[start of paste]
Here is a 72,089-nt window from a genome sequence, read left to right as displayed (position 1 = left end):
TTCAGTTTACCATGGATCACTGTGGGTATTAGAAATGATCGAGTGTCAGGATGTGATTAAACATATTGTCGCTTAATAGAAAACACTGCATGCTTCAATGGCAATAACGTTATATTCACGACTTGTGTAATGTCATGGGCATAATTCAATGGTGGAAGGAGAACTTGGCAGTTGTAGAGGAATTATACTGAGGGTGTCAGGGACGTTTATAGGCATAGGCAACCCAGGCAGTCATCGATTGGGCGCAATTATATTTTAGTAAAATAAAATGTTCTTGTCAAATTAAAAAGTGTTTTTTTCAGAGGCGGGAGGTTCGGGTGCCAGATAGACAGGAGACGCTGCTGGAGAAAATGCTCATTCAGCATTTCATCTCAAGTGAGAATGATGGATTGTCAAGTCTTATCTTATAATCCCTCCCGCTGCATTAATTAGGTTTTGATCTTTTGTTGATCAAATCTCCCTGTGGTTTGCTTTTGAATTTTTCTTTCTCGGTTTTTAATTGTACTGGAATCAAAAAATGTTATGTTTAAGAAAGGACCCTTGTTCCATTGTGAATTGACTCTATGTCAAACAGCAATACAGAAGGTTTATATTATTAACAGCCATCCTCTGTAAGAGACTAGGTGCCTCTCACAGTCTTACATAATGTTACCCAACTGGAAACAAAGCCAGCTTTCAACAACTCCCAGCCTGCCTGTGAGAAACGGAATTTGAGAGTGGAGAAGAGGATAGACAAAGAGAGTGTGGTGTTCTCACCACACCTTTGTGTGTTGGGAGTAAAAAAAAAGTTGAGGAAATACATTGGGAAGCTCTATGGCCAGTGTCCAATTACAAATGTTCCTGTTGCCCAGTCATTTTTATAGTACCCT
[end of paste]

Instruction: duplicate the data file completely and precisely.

Here is a 72,089-nt window from a genome sequence, read left to right as displayed (position 1 = left end):
TTCAGTTTACCATGGATCACTGTGGGTATTAGAAATGATCGAGTGTCAGGATGTGATTAAACATATTGTCGCTTAATAGAAAACACTGCATGCTTCAATGGCAATAACGTTATATTCACGACTTGTGTAATGTCATGGGCATAATTCAATGGTGGAAGGAGAACTTGGCAGTTGTAGAGGAATTATACTGAGGGTGTCAGGGACGTTTATAGGCATAGGCAACCCAGGCAGTCATCGATTGGGCGCAATTATATTTTAGTAAAATAAAATGTTCTTGTCAAATTAAAAAGTGTTTTTTTCAGAGGCGGGAGGTTCGGGTGCCAGATAGACAGGAGACGCTGCTGGAGAAAATGCTCATTCAGCATTTCATCTCAAGTGAGAATGATGGATTGTCAAGTCTTATCTTATAATCCCTCCCGCTGCATTAATTAGGTTTTGATCTTTTGTTGATCAAATCTCCCTGTGGTTTGCTTTTGAATTTTTCTTTCTCGGTTTTTAATTGTACTGGAATCAAAAAATGTTATGTTTAAGAAAGGACCCTTGTTCCATTGTGAATTGACTCTATGTCAAACAGCAATACAGAAGGTTTATATTATTAACAGCCATCCTCTGTAAGAGACTAGGTGCCTCTCACAGTCTTACATAATGTTACCCAACTGGAAACAAAGCCAGCTTTCAACAACTCCCAGCCTGCCTGTGAGAAACGGAATTTGAGAGTGGAGAAGAGGATAGACAAAGAGAGTGTGGTGTTCTCACCACACCTTTGTGTGTTGGGAGTAAAAAAAAAGTTGAGGAAATACATTGGGAAGCTCTATGGCCAGTGTCCAATTACAAATGTTCCTGTTGCCCAGTCATTTTTATAGTACCCT